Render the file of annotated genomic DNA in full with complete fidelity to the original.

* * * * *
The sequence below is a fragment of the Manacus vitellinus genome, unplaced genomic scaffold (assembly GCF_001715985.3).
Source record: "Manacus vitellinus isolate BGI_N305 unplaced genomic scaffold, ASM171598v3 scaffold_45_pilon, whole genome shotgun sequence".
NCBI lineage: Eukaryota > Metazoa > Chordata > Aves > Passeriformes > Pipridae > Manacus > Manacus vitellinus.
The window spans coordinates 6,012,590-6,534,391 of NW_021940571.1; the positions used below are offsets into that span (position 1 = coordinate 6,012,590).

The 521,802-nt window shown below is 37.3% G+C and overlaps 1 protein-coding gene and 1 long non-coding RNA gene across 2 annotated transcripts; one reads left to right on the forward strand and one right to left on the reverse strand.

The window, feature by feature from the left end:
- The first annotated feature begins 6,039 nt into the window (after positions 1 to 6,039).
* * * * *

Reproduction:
The sequence below is a fragment of the Manacus vitellinus genome, unplaced genomic scaffold (assembly GCF_001715985.3).
Source record: "Manacus vitellinus isolate BGI_N305 unplaced genomic scaffold, ASM171598v3 scaffold_45_pilon, whole genome shotgun sequence".
NCBI lineage: Eukaryota > Metazoa > Chordata > Aves > Passeriformes > Pipridae > Manacus > Manacus vitellinus.
The window spans coordinates 6,012,590-6,534,391 of NW_021940571.1; the positions used below are offsets into that span (position 1 = coordinate 6,012,590).

The 521,802-nt window shown below is 37.3% G+C and overlaps 1 protein-coding gene and 1 long non-coding RNA gene across 2 annotated transcripts; one reads left to right on the forward strand and one right to left on the reverse strand.

The window, feature by feature from the left end:
- The first annotated feature begins 6,039 nt into the window (after positions 1 to 6,039).